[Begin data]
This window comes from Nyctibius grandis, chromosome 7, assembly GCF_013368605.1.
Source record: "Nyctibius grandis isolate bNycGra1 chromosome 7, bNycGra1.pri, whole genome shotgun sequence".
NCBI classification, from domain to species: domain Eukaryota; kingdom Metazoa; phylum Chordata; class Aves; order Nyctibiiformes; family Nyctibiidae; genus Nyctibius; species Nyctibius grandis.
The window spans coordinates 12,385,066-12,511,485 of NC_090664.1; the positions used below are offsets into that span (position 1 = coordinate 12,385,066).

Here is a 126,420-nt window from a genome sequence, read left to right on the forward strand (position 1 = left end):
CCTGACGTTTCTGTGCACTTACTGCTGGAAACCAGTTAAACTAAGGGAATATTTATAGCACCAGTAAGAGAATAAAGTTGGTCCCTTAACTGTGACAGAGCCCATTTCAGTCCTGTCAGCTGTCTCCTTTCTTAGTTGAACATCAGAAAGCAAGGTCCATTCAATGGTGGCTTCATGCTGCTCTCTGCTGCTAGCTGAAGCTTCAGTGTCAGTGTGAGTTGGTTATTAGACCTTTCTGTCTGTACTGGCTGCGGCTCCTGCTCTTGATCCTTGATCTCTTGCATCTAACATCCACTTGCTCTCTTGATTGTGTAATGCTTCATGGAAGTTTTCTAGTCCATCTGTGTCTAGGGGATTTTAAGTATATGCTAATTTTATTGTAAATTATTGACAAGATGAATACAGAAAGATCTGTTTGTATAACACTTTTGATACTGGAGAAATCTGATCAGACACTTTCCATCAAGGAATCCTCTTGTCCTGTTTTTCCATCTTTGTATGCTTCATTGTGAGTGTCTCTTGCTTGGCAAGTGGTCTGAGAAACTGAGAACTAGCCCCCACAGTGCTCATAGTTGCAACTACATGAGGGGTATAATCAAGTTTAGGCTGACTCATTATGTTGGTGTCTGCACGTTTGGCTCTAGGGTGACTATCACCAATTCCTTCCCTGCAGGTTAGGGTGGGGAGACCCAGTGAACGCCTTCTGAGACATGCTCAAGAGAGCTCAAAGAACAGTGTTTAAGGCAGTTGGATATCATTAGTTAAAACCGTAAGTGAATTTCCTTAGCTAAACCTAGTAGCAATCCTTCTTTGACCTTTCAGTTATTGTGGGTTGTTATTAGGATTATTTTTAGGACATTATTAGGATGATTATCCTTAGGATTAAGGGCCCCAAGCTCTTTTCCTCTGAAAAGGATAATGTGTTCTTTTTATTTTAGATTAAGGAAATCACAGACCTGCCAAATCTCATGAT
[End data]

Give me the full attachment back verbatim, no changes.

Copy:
This window comes from Nyctibius grandis, chromosome 7, assembly GCF_013368605.1.
Source record: "Nyctibius grandis isolate bNycGra1 chromosome 7, bNycGra1.pri, whole genome shotgun sequence".
NCBI classification, from domain to species: domain Eukaryota; kingdom Metazoa; phylum Chordata; class Aves; order Nyctibiiformes; family Nyctibiidae; genus Nyctibius; species Nyctibius grandis.
The window spans coordinates 12,385,066-12,511,485 of NC_090664.1; the positions used below are offsets into that span (position 1 = coordinate 12,385,066).

Here is a 126,420-nt window from a genome sequence, read left to right on the forward strand (position 1 = left end):
CCTGACGTTTCTGTGCACTTACTGCTGGAAACCAGTTAAACTAAGGGAATATTTATAGCACCAGTAAGAGAATAAAGTTGGTCCCTTAACTGTGACAGAGCCCATTTCAGTCCTGTCAGCTGTCTCCTTTCTTAGTTGAACATCAGAAAGCAAGGTCCATTCAATGGTGGCTTCATGCTGCTCTCTGCTGCTAGCTGAAGCTTCAGTGTCAGTGTGAGTTGGTTATTAGACCTTTCTGTCTGTACTGGCTGCGGCTCCTGCTCTTGATCCTTGATCTCTTGCATCTAACATCCACTTGCTCTCTTGATTGTGTAATGCTTCATGGAAGTTTTCTAGTCCATCTGTGTCTAGGGGATTTTAAGTATATGCTAATTTTATTGTAAATTATTGACAAGATGAATACAGAAAGATCTGTTTGTATAACACTTTTGATACTGGAGAAATCTGATCAGACACTTTCCATCAAGGAATCCTCTTGTCCTGTTTTTCCATCTTTGTATGCTTCATTGTGAGTGTCTCTTGCTTGGCAAGTGGTCTGAGAAACTGAGAACTAGCCCCCACAGTGCTCATAGTTGCAACTACATGAGGGGTATAATCAAGTTTAGGCTGACTCATTATGTTGGTGTCTGCACGTTTGGCTCTAGGGTGACTATCACCAATTCCTTCCCTGCAGGTTAGGGTGGGGAGACCCAGTGAACGCCTTCTGAGACATGCTCAAGAGAGCTCAAAGAACAGTGTTTAAGGCAGTTGGATATCATTAGTTAAAACCGTAAGTGAATTTCCTTAGCTAAACCTAGTAGCAATCCTTCTTTGACCTTTCAGTTATTGTGGGTTGTTATTAGGATTATTTTTAGGACATTATTAGGATGATTATCCTTAGGATTAAGGGCCCCAAGCTCTTTTCCTCTGAAAAGGATAATGTGTTCTTTTTATTTTAGATTAAGGAAATCACAGACCTGCCAAATCTCATGAT